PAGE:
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Sinn Féin review recommends ending wages cap

Sinn Féin plans to lift the salary cap for its ministers and MLAs at Stormont. Picture by Mal McCann

SINN Féin is set to end its pay cap policy for elected representatives and workers.

The party is reported to have completed the salary review launched earlier this year in response to concerns voiced by a number of Dublin TDs about the cost of living in the capital.

It is Sinn Féin's current policy to pay all its members, including ministers and special advisers, what it terms an 'average industrial wage', which in the north is in the region of £26,000 and in the Republic €37,000.

The remainder of the salary is used to employ staff and run constituency offices.

While no party members have publicly voiced disatisfaction with the salary cap, there has been a long-running concern that, among other things, it prevents Sinn Féin from recruiting high calibre policy staff.

The industrial wage policy was also reviewed to take account of new rules around recruitment by Stormont's political parties.

In April, Sinn Féin's political director in the south Ken O’Connell said the "one size fits all" policy was not working and that it was being looked at as part of an overall review of party employment policy.

The party established a 'human relations' committee in the spring, headed by national chairman Declan Kearney, which has responsibility for recruitment and remuneration matters across the island.

According to a report in the Irish Times, the review has been completed and recommends ending the salary cap policy.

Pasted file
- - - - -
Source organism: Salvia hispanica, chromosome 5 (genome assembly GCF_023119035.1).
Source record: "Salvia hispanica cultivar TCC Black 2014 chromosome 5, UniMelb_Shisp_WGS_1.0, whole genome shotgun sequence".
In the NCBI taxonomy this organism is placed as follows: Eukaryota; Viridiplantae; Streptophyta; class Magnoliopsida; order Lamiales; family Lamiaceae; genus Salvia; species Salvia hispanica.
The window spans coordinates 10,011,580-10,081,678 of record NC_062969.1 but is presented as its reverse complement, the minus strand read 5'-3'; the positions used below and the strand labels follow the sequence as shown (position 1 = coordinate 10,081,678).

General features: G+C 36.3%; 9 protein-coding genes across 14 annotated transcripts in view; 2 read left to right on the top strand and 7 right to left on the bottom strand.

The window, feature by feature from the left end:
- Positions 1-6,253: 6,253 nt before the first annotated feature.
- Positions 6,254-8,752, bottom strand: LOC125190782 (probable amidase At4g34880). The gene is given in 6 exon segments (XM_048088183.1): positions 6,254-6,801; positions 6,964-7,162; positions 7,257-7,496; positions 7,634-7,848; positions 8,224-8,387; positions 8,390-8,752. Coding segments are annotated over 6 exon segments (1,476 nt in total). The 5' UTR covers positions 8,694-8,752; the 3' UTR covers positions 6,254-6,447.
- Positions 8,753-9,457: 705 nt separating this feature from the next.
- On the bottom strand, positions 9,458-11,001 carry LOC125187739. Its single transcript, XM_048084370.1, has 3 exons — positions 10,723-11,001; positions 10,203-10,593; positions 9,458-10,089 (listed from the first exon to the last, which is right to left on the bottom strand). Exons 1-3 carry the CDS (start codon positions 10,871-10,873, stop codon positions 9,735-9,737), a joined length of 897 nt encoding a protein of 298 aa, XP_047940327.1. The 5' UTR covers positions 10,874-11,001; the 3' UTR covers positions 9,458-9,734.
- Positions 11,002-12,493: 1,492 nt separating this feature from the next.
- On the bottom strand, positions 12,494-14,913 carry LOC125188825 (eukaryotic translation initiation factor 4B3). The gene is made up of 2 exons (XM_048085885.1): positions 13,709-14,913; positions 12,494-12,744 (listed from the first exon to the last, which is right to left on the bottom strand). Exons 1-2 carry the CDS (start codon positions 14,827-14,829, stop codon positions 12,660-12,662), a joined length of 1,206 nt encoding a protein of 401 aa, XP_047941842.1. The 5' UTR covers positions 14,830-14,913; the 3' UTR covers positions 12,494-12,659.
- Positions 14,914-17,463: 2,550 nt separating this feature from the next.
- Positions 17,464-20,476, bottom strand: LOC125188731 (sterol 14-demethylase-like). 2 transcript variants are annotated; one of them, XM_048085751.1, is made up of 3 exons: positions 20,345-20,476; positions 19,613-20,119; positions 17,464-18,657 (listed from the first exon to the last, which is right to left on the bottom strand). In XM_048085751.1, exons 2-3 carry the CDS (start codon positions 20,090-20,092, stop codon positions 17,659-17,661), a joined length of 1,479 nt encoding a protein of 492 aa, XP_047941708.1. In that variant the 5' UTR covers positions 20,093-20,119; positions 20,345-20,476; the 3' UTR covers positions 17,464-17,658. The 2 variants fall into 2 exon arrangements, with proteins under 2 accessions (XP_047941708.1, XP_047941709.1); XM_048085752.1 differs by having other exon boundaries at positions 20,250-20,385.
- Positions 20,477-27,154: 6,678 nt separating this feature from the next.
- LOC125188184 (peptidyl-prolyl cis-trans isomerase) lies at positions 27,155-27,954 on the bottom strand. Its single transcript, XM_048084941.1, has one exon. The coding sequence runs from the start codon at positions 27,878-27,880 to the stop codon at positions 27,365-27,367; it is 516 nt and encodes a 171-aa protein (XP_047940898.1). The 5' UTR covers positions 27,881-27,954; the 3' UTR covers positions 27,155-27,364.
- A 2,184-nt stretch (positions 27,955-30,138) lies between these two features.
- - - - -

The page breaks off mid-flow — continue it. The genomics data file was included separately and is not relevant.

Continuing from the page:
Sinn Féin declined to comment on the outcome of the review.

"A review was undertaken into pay policy," a statement from the party said.

"That review group has now been completed and its recommendations are under consideration. This process has not yet been concluded."

Commentator Chris Donnelly said ending the cap was a "very significant development", as it acknowledged that it had become an obstacle to attracting and retaining staff who could "devise, articulate and implement" the party's policies and strategies.

"In the south, this is about better equipping the party to meet the challenge of competing with Fianna Fáil as the voice of opposition at a time that polls indicate Sinn Féin are struggling to connect with the electorate," he said.

"But in the north this has the potential to be even more significant – northern Sinn Féin have struggled with the job of transitioning beyond the conflict generation at all levels. Removing the restrictive wage structure should open up the possibility of attracting both representatives and advisory level staff with both the skills and expertise to lift the party's performance at Stormont."

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